Financing Loss and Damage from Climate Change

Loss and Damage (L&D) encompasses both sudden and slow onset events and is an incredibly important issue to developing countries at COP23. Although the economic costs of slow onset events have yet to materialize, sudden onset events have proved deadly and costly for developing countries. It is estimated that hurricanes wipe out 1% of the Caribbean’s GDP each year. From Hurricanes Irma and Maria in 2017, the devastation has been so extensive on islands such as Barbuda and Dominica that many people cannot return or have lost their homes. This displacement adds to countries’ L&D from climate change.

Financing for L&D has overshadowed COP23’s discussions around the slow but steady work of the Warsaw International Mechanism on Loss & Damage (WIM) Executive Committee. According to Julie-Anne Richards with the Climate Justice Program, the WIM has a “clear mandate” to enhance Action and Support for loss and damage but as yet, the WIM has largely focused on financial instruments, like insurance, rather than finance mobilization. Richards posits that while insurance mechanisms for sudden onset events may assist developing countries in addressing L&D, insurance mechanisms simply cannot address slow onset events (SOEs).

Causes-and-Effects-of-DesertificationDavid Simmons of Willis Towers Watson risk management company explains that the insurance industry currently focuses on short-term risk – the only type of insurance that deals with long-term, inevitable risk is life insurance. However, for this reason, Simmons argues that insurance could be reconfigured to address SOEs. Julie-Anne Richards, on the other hand, argues that other instruments such as funds or levies are more appropriate ways to finance SOEs. An example of a fund working on an SOE is the Land Degradation Neutrality Fund, which pools capital from the public and private sector to finance projects that both prevent land degradation and support revitalization of degraded land. The UN Convention on Combating Desertification estimates that 12 million hectares of land are degraded each year, which is around a third of Germany’s land area. This adds to the bank of 2 billion hectares of already degraded land, which is around the size of the South American continent. Desertification, soil degradation, and the loss of ecosystem services that comes from degraded land are all considered slow onset L&D.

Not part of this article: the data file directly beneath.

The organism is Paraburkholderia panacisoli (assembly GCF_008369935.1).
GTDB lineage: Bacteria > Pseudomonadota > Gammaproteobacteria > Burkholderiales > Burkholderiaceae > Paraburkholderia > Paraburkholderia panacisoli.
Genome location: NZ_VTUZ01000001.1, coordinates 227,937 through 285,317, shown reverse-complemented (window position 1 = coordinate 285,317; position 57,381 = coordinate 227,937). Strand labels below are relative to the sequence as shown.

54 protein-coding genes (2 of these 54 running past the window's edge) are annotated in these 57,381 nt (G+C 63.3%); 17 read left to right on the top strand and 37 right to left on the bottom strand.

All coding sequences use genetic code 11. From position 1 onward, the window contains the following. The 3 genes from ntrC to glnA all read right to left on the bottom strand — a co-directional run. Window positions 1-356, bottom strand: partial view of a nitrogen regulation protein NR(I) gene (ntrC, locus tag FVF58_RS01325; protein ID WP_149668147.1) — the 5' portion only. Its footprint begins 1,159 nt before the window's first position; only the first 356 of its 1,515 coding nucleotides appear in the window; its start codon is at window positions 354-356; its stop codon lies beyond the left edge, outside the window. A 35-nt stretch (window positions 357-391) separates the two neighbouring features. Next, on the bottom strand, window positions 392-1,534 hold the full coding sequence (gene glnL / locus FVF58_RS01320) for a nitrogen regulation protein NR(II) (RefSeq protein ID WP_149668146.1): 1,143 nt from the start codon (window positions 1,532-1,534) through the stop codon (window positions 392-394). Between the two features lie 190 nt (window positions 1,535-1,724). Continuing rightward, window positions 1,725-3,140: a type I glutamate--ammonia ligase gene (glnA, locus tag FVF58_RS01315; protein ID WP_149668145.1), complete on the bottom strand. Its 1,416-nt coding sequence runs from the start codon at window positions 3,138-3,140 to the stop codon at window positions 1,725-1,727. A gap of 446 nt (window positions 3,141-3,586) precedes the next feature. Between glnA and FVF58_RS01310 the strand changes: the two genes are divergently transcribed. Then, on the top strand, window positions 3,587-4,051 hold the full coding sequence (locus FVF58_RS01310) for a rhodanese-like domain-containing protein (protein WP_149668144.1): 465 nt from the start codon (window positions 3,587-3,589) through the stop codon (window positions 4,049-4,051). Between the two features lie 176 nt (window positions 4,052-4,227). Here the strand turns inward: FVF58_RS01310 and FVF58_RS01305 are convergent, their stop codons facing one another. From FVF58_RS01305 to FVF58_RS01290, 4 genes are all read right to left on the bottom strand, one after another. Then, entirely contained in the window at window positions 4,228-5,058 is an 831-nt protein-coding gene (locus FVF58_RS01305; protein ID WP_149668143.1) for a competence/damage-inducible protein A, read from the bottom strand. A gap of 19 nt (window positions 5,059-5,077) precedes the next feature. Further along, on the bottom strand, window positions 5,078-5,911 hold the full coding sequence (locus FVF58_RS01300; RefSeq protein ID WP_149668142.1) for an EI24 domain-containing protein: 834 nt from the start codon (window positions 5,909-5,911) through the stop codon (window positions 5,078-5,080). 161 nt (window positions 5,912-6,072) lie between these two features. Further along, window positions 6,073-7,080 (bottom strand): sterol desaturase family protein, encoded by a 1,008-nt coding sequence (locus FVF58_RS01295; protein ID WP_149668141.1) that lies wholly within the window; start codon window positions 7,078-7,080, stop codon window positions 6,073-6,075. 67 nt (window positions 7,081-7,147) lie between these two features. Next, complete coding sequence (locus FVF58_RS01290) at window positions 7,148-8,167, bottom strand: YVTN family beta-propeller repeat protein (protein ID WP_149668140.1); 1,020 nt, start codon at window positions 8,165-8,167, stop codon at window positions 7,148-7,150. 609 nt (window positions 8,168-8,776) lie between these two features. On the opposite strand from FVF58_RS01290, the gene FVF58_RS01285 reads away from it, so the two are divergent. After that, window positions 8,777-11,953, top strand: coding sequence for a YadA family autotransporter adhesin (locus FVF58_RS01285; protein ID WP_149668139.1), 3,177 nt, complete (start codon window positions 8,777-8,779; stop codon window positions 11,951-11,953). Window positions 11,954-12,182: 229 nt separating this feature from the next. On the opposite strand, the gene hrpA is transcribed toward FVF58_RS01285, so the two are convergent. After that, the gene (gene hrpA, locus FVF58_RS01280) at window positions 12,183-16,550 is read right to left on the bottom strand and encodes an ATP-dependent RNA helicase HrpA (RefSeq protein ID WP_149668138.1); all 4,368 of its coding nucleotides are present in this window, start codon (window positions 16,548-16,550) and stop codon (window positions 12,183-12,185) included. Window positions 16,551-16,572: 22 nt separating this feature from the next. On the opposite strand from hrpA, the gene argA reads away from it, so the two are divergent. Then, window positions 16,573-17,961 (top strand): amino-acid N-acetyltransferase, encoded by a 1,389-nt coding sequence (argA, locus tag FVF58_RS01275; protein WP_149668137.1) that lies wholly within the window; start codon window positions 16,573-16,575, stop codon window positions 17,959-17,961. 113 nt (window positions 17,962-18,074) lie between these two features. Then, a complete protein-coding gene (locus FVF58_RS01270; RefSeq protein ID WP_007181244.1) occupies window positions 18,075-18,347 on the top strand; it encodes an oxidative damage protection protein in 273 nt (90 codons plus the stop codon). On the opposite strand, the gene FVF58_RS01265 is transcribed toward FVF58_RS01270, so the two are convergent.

Julie-Anne Richards and the Climate Justice Program are currently working on a new form of finance for L&D – the “Carbon Levy Project.” A tax would be placed on the extraction of fossil fuels, which would then be distributed based on the level of development of the country. If the fossil fuel is extracted by a developing country, the money from the tax would be kept for use domestically. However, if the tax is collected from a developed country, a large percentage of the funds would be placed into a global L&D Fund managed by the WIM.